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Sandra Yi reporting Looking toward improving education, more public schools are following an idea common in many elite, private schools.
Same Sex Classes.
A small middle school in Idaho, implemented a big change this past school year by separating the sixth grade boys and girls. Call it an experiment - in a new kind of Sex Education.
In the small farming town of Kimberly, Idaho - 4 miles east of Twin Falls - comes an innovative idea that has the nation taking notice.
Judy Watson/Principal, Kimberly Middle School: "I'VE HAD CALLS FROM NEW JERSEY, GEORGIA, MAINE."
Beryl Rieke/Science Teacher: "WE NEVER DREAMED PEOPLE WOULD BE INTERESTED IN IT."
Here in the classrooms of the town's only middle school - the sixth grade students are segregated by sex.
All the boys in one class.
The girls - in another.
Teachers embraced this idea last spring - as a way to improve learning, especially for the girls.
Beryl Rieke/Science Teacher: "VERY OFTEN, THE GIRLS WERE SHY OR QUIET AND DIDN'T ASK AS MANY QUESTIONS ALTHOUGH THEY WANTED TO, BUT THEY WERE AFRAID THAT THEY WOULD GET LAUGHED AT OR THE WRONG IMPRESSION OR SOMETHING."
Jim O'Donnell/Social Studies Teacher: "I TEACH SOCIAL STUDIES AND SO A LOT OF QUESTION AND ANSWERING THAT GOES ON WITH THAT. AND THE GIRLS WOULD TEND TO LET THE BOYS WHO ARE MORE AGGRESSIVE OFTENTIMES, TAKE THE LEAD."
At the same time - state education standards changed - demanding more from students.
Jim O'Donnell/Social Studies Teacher: "OUR INITIAL THOUGHT WAS, LET'S TRY IT AND SEE WHAT HAPPENS. WE HAD NO IDEA WHAT WOULD HAPPEN."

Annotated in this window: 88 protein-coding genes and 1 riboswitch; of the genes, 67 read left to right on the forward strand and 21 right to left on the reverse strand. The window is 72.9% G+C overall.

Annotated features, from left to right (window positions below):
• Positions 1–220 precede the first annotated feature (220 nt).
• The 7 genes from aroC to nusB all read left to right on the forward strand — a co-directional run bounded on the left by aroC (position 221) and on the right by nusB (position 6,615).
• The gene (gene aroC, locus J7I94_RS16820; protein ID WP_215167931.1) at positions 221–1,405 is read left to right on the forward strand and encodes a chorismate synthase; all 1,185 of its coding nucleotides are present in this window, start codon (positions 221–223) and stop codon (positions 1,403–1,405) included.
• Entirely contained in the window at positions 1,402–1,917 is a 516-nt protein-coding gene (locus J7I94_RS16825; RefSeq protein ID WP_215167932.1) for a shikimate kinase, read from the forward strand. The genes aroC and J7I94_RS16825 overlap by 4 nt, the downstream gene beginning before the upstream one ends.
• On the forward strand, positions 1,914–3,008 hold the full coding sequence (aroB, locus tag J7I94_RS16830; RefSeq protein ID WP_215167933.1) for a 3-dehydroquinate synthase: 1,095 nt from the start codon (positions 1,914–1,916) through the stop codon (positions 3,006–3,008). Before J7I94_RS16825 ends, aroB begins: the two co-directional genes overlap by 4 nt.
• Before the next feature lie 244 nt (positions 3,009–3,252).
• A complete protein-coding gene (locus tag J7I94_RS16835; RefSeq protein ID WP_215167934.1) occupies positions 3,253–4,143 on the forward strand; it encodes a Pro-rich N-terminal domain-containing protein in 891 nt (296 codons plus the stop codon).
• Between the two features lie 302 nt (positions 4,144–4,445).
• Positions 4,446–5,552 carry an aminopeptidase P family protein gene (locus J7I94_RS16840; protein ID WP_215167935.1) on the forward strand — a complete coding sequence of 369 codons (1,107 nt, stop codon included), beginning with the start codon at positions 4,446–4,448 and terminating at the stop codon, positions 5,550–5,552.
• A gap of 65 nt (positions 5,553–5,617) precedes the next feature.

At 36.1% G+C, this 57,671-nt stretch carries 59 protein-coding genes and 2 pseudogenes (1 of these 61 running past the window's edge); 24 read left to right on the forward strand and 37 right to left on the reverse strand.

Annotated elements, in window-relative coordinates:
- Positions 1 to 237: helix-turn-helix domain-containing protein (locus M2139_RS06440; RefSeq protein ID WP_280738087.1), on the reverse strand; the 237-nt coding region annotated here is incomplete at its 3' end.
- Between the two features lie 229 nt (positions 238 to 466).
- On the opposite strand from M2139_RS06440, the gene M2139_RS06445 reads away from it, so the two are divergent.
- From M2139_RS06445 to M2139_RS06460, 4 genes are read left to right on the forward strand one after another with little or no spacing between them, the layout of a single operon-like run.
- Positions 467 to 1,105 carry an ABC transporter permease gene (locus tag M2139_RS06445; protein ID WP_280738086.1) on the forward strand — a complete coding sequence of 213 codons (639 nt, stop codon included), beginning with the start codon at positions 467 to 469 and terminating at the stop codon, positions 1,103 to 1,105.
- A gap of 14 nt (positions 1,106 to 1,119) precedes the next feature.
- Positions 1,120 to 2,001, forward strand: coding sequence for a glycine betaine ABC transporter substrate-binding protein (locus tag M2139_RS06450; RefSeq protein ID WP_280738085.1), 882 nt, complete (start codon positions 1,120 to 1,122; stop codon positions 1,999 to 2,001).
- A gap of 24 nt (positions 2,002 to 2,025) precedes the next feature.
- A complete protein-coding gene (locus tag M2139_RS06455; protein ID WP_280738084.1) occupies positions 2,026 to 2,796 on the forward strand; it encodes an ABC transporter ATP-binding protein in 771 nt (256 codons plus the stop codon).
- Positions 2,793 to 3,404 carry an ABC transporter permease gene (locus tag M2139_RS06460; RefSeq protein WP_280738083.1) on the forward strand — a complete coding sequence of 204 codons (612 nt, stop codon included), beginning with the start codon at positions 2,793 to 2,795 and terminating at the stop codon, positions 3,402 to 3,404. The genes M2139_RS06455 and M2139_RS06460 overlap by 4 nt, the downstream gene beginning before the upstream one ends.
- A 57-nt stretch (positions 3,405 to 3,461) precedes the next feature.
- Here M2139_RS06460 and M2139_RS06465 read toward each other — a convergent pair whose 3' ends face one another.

And what happened this last school year came as a pleasant surprise and a testament that, perhaps, their idea may be working.
Teachers say - the girls are talking more.
Beryl Rieke/Science Teacher: "WE'RE REALLY HAPPY TO FIND THAT THEY ARE ASKING QUESTIONS AND THEY ARE PARTICIPATING AND COMING UP WITH ANSWERS THEMSELVES AND REALLY ASKING THOUGHT PROVOKING QUESTIONS."
And the boys are less distracted.
Beryl Rieke/Science Teacher: "THEY'RE NOT TRYING TO IMPRESS ANYONE IS ONE OF THE BIG THINGS I NOTICE WITH THEM."
Teachers say single gender classes are best for kids at this grade level because they're going through phsycial and emotional changes. Studies also suggest girls ask fewer questions as they reach the sixth grade.
Judy Watson/Principal: "I'M NOT SURPRISED AT THE SUCCESS OF THE PROGRAM AS FAR AS THE STUDENTS GO. I'M SURPRISED AT ALL THE ATTENTION IT'S GETTING."
The idea of single gender classrooms has generated much interest among educators. Currently only 46 public schools across the nation offer some form of single sex education. Research suggests boys and girls do better academically in that environment.
But critics fear social skills are lost - if students are separated. That thought was in the backs of teachers' minds - at Kimberly.
Judy Watson/Principal: "OUR PHILOSOPHY IS THAT STUDENTS NEED TO LEARN HOW TO BE WITH EACH OTHER AND HOW TO RESPECT EACH OTHER AND YET ENJOY EACH OTHER'S COMPANY, AND YOU DON'T CUT THAT OFF."
Sandra Yi: "THE BOYS AND GIRLS STILL INTERACT AND SOCIALIZE TOGETHER DURING ELECTIVE COURSES LIKE P.E. AND AT LUNCH."
It's still too soon to tell if test scores will improve but the program appears to make the grade - for students.
Nicole Purneau/Student: "WHEN THE BOYS ARE WITH YOU, YOU'RE JUST REALLY SHY. YOU DON'T WANT TO DO ANYTHING. SO YOU WANT TO NOT BE STUPID IN FRONT OF THEM, YEAH. AND MY GRADES ARE BETTER TOO."
Teague Thomas/Student: "I'M PRETTY MUCH USED TO IT BECAUSE I USED TO HAVE A CLASS WITH MORE BOYS THAN GIRLS SO IT DOESN'T REALLY MATTER TO ME."
The school plans to continue the program for sixth and 7th grade students this fall.
As for public schools in Utah - none offer single sex classes but the Granite district is talking about it. Administrators are waiting to see more studies that say there are significant benefits to that type of education.